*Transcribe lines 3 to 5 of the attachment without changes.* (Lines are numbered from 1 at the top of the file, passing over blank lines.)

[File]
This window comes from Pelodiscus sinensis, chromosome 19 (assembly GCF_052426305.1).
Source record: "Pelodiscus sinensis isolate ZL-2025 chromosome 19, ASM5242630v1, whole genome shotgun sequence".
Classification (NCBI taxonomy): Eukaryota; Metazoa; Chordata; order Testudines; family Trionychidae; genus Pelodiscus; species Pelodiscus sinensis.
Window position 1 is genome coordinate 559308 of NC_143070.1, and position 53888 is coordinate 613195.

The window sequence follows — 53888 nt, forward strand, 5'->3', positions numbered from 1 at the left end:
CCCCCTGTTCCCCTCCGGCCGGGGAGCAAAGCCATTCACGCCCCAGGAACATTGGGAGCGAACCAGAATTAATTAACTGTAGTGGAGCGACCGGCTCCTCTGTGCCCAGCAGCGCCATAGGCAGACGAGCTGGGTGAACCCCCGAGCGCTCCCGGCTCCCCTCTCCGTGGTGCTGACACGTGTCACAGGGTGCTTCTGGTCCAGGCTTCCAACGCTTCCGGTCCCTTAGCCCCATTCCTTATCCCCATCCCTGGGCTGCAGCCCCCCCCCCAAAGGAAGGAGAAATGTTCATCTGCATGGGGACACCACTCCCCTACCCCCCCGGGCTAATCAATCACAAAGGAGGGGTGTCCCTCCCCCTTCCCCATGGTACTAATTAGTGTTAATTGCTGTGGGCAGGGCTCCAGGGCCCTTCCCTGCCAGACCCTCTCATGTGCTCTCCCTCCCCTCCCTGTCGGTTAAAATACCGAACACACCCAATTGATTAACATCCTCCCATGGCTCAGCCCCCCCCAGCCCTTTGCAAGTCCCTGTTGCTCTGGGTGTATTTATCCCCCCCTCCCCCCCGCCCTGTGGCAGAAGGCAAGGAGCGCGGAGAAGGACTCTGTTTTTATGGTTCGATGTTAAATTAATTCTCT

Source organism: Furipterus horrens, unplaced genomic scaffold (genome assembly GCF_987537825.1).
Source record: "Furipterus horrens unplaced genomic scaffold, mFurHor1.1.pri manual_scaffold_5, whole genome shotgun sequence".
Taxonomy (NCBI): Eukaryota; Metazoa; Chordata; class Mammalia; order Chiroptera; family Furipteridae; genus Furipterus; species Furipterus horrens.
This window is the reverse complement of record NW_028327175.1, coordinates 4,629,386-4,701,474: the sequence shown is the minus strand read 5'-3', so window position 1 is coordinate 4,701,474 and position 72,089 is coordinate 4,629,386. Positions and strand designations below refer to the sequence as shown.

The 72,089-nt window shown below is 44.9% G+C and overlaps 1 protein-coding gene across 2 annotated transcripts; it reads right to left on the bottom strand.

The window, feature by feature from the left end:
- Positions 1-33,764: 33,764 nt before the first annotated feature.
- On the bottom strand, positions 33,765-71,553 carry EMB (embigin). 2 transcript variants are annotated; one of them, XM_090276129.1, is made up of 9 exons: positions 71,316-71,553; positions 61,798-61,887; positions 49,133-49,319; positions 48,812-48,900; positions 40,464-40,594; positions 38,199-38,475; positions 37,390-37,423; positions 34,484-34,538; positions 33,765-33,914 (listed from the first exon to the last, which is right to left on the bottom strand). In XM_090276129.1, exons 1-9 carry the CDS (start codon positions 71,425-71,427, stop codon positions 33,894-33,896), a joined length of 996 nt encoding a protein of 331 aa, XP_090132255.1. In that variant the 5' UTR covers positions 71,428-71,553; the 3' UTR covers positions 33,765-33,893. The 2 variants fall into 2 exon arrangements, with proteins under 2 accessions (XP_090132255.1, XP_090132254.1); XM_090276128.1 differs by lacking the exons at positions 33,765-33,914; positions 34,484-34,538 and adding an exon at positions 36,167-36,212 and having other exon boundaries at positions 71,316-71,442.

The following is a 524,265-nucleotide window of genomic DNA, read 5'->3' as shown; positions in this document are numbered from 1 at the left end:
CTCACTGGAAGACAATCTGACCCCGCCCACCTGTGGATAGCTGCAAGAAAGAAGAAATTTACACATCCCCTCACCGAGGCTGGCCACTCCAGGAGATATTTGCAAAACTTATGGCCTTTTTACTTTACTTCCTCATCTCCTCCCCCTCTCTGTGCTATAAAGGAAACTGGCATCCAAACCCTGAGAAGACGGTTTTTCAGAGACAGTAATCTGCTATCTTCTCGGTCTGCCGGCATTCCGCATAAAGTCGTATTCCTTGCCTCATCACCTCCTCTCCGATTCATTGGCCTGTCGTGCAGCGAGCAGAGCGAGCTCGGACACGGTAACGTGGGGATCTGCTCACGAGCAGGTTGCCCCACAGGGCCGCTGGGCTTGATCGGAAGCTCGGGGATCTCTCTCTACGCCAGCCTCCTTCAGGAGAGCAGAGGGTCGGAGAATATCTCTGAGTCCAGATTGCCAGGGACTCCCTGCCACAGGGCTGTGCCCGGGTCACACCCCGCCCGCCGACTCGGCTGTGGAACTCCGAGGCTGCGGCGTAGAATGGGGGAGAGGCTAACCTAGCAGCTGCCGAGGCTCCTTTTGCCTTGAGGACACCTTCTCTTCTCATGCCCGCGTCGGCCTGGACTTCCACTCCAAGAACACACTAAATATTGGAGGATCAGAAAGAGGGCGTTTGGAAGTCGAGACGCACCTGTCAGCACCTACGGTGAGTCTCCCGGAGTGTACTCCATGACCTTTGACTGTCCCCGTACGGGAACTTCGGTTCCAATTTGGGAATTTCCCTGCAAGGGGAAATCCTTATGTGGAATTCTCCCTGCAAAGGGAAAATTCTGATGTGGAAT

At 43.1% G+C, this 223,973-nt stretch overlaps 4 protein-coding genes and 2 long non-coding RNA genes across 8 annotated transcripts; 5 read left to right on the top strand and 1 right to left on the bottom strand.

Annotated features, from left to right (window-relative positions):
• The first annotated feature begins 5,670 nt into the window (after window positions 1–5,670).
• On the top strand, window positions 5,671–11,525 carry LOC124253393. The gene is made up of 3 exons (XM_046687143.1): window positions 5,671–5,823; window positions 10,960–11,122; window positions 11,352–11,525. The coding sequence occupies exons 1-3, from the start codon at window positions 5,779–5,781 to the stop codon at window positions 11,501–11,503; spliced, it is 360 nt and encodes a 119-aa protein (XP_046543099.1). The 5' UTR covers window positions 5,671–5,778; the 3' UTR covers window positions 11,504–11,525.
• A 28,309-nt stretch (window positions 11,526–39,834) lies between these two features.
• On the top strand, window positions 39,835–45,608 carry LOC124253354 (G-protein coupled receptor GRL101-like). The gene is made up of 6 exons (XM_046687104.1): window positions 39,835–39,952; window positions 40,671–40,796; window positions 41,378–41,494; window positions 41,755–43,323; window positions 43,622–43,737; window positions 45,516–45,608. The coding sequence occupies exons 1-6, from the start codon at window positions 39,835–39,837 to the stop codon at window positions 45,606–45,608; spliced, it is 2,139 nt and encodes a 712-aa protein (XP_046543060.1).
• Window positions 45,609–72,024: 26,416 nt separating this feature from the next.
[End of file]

Classification (NCBI taxonomy): Eukaryota; Metazoa; Chordata; order Testudines; family Trionychidae; genus Pelodiscus; species Pelodiscus sinensis.
Window position 1 is genome coordinate 559308 of NC_143070.1, and position 53888 is coordinate 613195.

The window sequence follows — 53888 nt, forward strand, 5'->3', positions numbered from 1 at the left end: